Following this small victory, Blair continued to probe the baroque architecture of nuclear command and control, and its extreme vulnerability to lethal mishap. In the early Eighties, while working with a top-secret clearance for the Office of Technology Assessment, he prepared a detailed report on such shortcomings. The Pentagon promptly classified it as SIOP-ESI—a level higher than top secret. (SIOP stands for Single Integrated Operational Plan, the US plan for conducting a nuclear war. ESI stands for Extremely Sensitive Information.) Hidden away in the Pentagon, the report was withheld from both relevant senior civilian officials and the very congressional committees that had commissioned it in the first place.

From positions in Washington’s national security think tanks, including the Brookings Institution, Blair used his expertise and scholarly approach to gain access to knowledgeable insiders at the highest ranks, even in Moscow. On visits to the Russian capital during the halcyon years between the Cold War’s end and the renewal of tensions in the twenty-first century, he learned that the Soviet Union had actually developed a “dead hand” in ultimate control of their strategic nuclear arsenal. If sensors detected signs of an enemy nuclear attack, the USSR’s entire missile force would immediately launch with a minimum of human intervention—in effect, the doomsday weapon that ends the world in Dr. Strangelove.

Needless to say, this was a tightly held arrangement, known only to a select few in Moscow. Similarly chilling secrets, Blair continued to learn, lurked in the bowels of the US system, often unknown to the civilian leadership that supposedly directed it. In 1998, for example, on a visit to the headquarters of Strategic Command (­STRATCOM), the force controlling all US strategic nuclear weapons, at Offutt Air Force Base, near Omaha, Nebraska, he discovered that the ­­­STRATCOM targeting staff had unilaterally chosen to interpret a presidential order on nuclear targeting in such a way as to reinsert China into the ­SIOP, from which it had been removed in 1982, thereby provisionally consigning a billion Chinese to nuclear immolation. Shortly thereafter, he informed a senior White House official, whose reaction Blair recalled as “surprised” and “befuddled.”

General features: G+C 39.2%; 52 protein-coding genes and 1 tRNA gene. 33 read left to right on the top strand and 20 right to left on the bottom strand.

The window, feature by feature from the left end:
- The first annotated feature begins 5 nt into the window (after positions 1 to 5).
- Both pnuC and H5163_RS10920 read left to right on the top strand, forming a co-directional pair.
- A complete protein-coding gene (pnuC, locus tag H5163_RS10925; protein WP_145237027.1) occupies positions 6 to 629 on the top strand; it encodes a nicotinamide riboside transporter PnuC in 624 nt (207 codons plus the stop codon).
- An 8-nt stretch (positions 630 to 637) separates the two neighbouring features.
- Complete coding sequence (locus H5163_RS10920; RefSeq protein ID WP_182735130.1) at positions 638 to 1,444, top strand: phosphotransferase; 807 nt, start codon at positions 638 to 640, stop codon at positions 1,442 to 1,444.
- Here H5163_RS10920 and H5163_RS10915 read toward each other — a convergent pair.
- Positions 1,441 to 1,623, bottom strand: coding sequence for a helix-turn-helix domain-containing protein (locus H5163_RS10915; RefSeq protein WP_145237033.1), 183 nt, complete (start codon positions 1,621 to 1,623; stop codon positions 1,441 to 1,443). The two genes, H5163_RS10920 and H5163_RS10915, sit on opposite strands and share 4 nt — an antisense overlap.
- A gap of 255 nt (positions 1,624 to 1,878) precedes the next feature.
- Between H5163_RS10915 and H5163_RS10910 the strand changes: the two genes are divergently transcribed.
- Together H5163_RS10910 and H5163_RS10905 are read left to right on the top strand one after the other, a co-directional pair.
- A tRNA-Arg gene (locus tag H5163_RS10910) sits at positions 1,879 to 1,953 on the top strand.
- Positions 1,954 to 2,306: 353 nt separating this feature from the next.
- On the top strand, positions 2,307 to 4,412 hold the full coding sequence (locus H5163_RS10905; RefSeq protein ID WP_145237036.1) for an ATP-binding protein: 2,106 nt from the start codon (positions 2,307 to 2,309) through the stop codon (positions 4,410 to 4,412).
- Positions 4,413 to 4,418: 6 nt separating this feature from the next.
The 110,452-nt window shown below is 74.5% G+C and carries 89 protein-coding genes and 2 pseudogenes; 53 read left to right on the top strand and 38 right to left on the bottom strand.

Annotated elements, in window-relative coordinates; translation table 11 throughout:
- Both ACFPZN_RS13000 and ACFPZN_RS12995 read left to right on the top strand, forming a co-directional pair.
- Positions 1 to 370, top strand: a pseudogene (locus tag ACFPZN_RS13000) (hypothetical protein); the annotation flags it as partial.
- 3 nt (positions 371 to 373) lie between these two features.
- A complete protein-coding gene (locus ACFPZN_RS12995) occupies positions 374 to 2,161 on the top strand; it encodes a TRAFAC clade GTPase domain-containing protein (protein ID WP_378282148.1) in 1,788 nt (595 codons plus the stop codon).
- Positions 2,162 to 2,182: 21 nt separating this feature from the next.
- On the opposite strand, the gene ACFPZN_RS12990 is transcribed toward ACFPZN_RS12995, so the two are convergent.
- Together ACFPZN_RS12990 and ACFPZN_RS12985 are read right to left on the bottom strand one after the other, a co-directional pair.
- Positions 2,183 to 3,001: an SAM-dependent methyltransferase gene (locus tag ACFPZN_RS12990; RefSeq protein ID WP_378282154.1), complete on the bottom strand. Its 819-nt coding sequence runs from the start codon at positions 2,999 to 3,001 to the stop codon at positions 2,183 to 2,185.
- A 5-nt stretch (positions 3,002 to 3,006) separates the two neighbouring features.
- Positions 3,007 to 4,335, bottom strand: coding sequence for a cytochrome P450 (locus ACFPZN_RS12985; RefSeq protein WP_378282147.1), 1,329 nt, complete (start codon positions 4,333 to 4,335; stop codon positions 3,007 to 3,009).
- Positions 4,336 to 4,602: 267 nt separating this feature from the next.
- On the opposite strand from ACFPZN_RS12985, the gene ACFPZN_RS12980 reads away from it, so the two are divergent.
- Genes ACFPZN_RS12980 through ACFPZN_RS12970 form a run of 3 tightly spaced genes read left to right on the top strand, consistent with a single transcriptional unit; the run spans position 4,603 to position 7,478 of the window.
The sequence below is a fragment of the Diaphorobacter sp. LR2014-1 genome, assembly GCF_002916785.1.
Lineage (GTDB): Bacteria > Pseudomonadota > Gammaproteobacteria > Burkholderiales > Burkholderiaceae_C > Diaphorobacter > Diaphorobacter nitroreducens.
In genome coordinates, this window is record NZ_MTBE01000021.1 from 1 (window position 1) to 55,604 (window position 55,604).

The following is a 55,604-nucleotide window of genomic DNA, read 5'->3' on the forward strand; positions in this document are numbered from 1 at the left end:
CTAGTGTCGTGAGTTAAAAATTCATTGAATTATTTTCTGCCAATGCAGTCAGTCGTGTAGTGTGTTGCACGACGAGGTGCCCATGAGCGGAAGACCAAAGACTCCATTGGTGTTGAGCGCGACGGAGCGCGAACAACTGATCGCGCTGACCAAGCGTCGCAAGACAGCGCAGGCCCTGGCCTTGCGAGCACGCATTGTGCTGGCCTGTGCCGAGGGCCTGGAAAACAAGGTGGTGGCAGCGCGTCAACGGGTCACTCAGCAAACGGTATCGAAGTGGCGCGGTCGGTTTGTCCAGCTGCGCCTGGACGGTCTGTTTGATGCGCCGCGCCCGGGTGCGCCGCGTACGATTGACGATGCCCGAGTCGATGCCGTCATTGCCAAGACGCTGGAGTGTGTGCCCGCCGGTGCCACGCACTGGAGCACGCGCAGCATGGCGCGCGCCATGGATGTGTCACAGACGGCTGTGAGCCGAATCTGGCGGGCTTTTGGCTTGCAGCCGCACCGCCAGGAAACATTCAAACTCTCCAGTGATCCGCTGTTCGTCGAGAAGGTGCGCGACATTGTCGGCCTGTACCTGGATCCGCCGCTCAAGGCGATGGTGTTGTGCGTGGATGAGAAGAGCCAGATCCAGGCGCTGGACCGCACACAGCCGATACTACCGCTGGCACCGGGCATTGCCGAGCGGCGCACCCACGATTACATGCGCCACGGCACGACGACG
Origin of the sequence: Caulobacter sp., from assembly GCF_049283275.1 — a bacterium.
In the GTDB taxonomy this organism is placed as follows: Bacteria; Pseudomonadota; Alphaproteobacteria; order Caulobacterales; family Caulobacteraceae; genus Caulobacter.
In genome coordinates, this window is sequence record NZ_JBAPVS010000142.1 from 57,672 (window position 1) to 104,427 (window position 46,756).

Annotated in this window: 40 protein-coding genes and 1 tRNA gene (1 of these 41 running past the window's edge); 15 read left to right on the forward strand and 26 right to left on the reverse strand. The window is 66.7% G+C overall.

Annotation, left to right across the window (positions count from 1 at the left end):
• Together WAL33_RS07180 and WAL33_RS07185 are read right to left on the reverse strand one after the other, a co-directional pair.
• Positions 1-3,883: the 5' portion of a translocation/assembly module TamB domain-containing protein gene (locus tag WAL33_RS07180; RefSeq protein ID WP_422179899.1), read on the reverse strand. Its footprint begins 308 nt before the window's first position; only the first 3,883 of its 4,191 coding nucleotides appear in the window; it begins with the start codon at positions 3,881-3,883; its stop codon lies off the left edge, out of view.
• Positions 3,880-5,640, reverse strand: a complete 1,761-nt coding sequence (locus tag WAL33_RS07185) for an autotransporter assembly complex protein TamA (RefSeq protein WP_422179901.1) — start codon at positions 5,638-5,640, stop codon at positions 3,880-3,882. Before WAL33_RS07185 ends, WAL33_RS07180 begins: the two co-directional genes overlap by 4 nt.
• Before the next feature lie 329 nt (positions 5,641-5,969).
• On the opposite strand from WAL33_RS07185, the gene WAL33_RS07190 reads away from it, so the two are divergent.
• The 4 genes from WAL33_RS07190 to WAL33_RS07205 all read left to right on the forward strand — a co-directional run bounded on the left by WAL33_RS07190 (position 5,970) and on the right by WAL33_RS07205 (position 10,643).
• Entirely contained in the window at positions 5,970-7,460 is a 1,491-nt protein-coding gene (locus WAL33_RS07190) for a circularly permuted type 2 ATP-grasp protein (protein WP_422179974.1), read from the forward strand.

In 2006, Blair founded Global Zero, an organization dedicated to ridding the world of nuclear weapons, with an immediate goal of ending the policy of launch under attack. By that time, the Cold War that had generated the ­SIOP and all those nuclear weapons had long since come to an end. As a result, part of the nuclear war machine had been dismantled—warhead numbers were reduced, bombers taken off alert, weapons withdrawn from Europe. But at its heart, the system continued unchanged, officially ever alert and smooth running, poised to dispatch hundreds of precisely targeted weapons, but only on receipt of an order from the commander in chief.

Bombhead, by Bruce Conner (detail) © Conner Family Trust, San Francisco, and ARS, New York City. Courtesy Kohn Gallery, Los Angeles